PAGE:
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  • Credit markets appear to be thawing. Deals like Cablevision's (CVS) $650M acquisition of Newsday (thanks to a loan arranged by Bank of America (BAC)) and HP's (HPQ) proposed buyout of EDS (EDS) $13.25B, mostly with debt, suggest the worst may be over. DirecTV (DTV) raised $2.5B from junk bond sales, and will use the cash to repurchase shares. The pipeline of unsold leveraged loans has shrunk to about $100B from more than $300B, while the spread between junk bonds and Treasurys has narrowed by nearly two percentage points to 6.8%. A handful of firms recently issued junk bonds with rates below the key threshold of 8%. While the tone of the market is clearly improving, some fear it may be short lived.
  • Motorola could cede top spot by Q4. Motorola (MOT) is in danger of losing top spot in U.S. mobile handset sales. Motorola's market share dropped to 25%, down from 37% a year ago (ouch!). LG and Samsung each control 21% of the market. "The U.S., their bread and butter, is not immune anymore to their problems," IDC's Ramon Llamas says.
  • GE lands blowout order. T. Boone Pickens ordered 667 wind turbines from GE (GE), worth about $2B. Pickens plans to build the world's biggest wind farm in the Panhandle, which will include 4,000 MW of windmills (worth $10-12B) -- enough power to energize 1.2M homes. Pickens says he'll build his own transmission lines if the Power Utility Commission can't sail his ship.
  • Just one iPhone. AT&T (T) seems to be limiting iPhone (AAPL) sales to one per customer.
  • London may get first dibs. The first 3G iPhone (AAPL) may be launched in the UK, after Telefonica's (TEF) O2 suggested an announcement Apple "in the coming weeks."
  • Tailor made ads. Turner Entertainment (TWX) unveiled a new system that will match TV commercials with what's going on in the shows they interrupt ("TV in Context"). Examples include matching allergy medicines to a theatrical allergic reaction, ads for an online dating service following a romantic TV moment, and sweaty football players with... deodorant?
  • Crossing the Line in Consumer Health Education? An article in NEJM criticizes an ad for Johnson & Johnson's (JNJ) Cypher stent, saying it fails to warn patients about the stent's potential dangers. "In making the leap from pharmaceuticals to medical devices, the ad campaign raises important questions regarding the net societal benefit of medical advertising directed at the lay public."
  • CAW may settle with GM, Chrysler. The Canadian Auto Workers is on the verge of reaching tentative labor agreements with General Motors (GM) and Chrysler (DAI).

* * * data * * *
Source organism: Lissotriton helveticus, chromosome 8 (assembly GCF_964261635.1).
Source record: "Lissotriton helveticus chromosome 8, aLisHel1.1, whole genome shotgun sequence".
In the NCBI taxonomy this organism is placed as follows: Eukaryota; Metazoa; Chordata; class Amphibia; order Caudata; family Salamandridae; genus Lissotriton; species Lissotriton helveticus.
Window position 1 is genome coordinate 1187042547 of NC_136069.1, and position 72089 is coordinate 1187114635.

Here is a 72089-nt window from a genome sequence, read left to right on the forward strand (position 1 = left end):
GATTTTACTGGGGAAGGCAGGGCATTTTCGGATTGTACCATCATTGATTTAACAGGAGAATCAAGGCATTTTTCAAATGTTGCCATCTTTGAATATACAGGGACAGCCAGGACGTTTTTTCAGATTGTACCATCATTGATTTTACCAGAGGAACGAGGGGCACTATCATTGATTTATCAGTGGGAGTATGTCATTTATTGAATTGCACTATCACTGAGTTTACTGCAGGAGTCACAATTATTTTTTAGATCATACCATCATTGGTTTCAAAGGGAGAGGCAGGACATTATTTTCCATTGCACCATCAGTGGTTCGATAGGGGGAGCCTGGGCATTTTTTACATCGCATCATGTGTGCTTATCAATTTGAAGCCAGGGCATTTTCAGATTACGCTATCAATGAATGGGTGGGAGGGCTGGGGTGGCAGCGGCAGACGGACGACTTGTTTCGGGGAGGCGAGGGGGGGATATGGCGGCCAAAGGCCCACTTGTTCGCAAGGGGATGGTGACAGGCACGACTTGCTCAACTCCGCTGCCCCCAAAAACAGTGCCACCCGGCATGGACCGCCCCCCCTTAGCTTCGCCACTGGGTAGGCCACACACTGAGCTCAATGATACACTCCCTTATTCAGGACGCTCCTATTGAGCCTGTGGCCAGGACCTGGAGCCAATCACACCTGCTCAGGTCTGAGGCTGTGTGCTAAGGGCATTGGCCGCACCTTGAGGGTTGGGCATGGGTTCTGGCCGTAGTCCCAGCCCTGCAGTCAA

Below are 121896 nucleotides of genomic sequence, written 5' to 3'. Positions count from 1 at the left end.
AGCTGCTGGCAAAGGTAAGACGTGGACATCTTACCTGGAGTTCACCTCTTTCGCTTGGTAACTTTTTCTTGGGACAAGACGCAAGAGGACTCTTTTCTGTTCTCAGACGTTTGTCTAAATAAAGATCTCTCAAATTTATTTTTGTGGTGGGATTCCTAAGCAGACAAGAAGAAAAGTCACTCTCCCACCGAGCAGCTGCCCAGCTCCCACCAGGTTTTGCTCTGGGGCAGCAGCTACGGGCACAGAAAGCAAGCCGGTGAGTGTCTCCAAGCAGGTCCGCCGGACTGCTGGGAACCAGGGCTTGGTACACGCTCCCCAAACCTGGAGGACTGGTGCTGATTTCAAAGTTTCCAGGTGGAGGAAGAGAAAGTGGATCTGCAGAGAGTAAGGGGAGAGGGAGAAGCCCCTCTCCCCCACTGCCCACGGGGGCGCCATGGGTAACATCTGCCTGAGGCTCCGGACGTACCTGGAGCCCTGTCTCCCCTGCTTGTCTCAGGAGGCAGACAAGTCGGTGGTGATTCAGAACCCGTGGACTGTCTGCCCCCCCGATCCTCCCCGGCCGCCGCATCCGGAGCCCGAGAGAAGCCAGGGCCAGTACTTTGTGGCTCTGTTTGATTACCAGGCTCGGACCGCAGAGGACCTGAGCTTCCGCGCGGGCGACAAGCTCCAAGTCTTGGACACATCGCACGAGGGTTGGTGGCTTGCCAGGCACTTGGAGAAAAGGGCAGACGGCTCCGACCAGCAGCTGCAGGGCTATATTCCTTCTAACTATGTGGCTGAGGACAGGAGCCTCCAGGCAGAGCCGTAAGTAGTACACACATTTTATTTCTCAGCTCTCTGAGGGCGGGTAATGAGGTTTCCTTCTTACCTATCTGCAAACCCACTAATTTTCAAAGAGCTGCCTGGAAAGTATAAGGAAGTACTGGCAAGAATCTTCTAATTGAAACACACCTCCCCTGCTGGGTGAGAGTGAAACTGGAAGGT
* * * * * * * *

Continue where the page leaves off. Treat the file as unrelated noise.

• Sotheby's brings home the Bacon. Shares of Sotheby's (BID) are up more than 5% this morning after its Contemporary Art Evening Auction yesterday brought in $362M, up 42% from a year ago. A 1976 triptych by Francis Bacon brought $86.3M, a new record for contemporary art -- and a retort to art market bears.
  • Blockbuster's new game. Blockbuster (BBI) is expanding in-store game sections, a move that puts it in direct competition with GameStop (GME), sort of. Blockbuster is more likely to focus on the casual gamer, while GameStop will continue to appeal to the hard-core.
  • Judge levels Lovenox patent. A U.S. appeals court upheld a lower court ruling that struck down patents for Sanofi-Aventis's (SNY) anti-clotting drug Lovenox, which may open the door for generic competition from Teva (TEVA) and others. Lovenox had $4B in sales in 2007.
  • AP to buy Moreover from VeriSign. The Associated Press agreed to acquire news search and delivery firm Moreover Technologies from VeriSign (VRSN). VeriSign beat out Google (GOOG), Reuters (RTRSY), the AP and Factiva (NWS) for Moreover in 2005, paying $30M. Now all we need to know is how much AP paid.
  • Amazon's iPod. Citigroup's Mark Mahaney thinks Amazon's (AMZN) Kindle could contribute 3% of overall revenue within the next two years.
  • Amazon backs music video developer. Amazon.com (AMZN) is funding Animoto, a machine-driven music video creator which boasts over 160K users.
  • Conoco quiets EnCana rumors. ConocoPhillips (COP) CEO Jim Mulva says he has no plans to buy EnCana's (ECA) Canadian oil-sands unit post spinoff. That leaves the door open for BP (BP), Shell (RDS.A), and Exxon (XOM), who would like to expand their unconventional energy portfolios. "We done a lot of acquisitions," he said. "We need to demonstrate that we can grow the company organically rather than through M&A."
  • Pepsi takes top spot. Lehman moved PepsiCo to #1 on its consumer staples favorite list. (In order:PEP, KMB, GIS, KO, AVP, K, PM.)
  • Bidz says Buenos dias. Bidz.com (BIDZ) is launching a complete Spanish-language version of its online auction site.
  • Allstate loses appeal. An appeals court allowed Florida's suspension of Allstate's (ALL) license. Allstate can't write new policies until it fully complies with the state's subpoena for documents and information about its rate-setting process.
  • Another Sprint defector. Embarq (EQ) is terminating its wireless resale deal with Sprint (S) next year, the latest in a recent spat of ship-jumpers. Sales were far short of Embarq's expectations. Quest (Q) dropped Sprint for Verizon Wireless (VZ) (VOD) last week.
  • Better safe than sorry. Bond insurer Financial Security Assurance, which managed to avoid many of the mortgage-related losses plaguing rivals such as Ambac (ABK) and MBIA (MBI), says it was reluctant to write new credit-default swaps due to the market's unusual volatility, and that it continues to remain cautious in insuring CDS.
  • Ambac: We're fine, thank you very much. Ambac Financial Group (ABK) CEO Michael Callen says the firm won't likely need to raise any more capital, a response to a negative report from Moody's yesterday.
Source: Under The Radar News - Thursday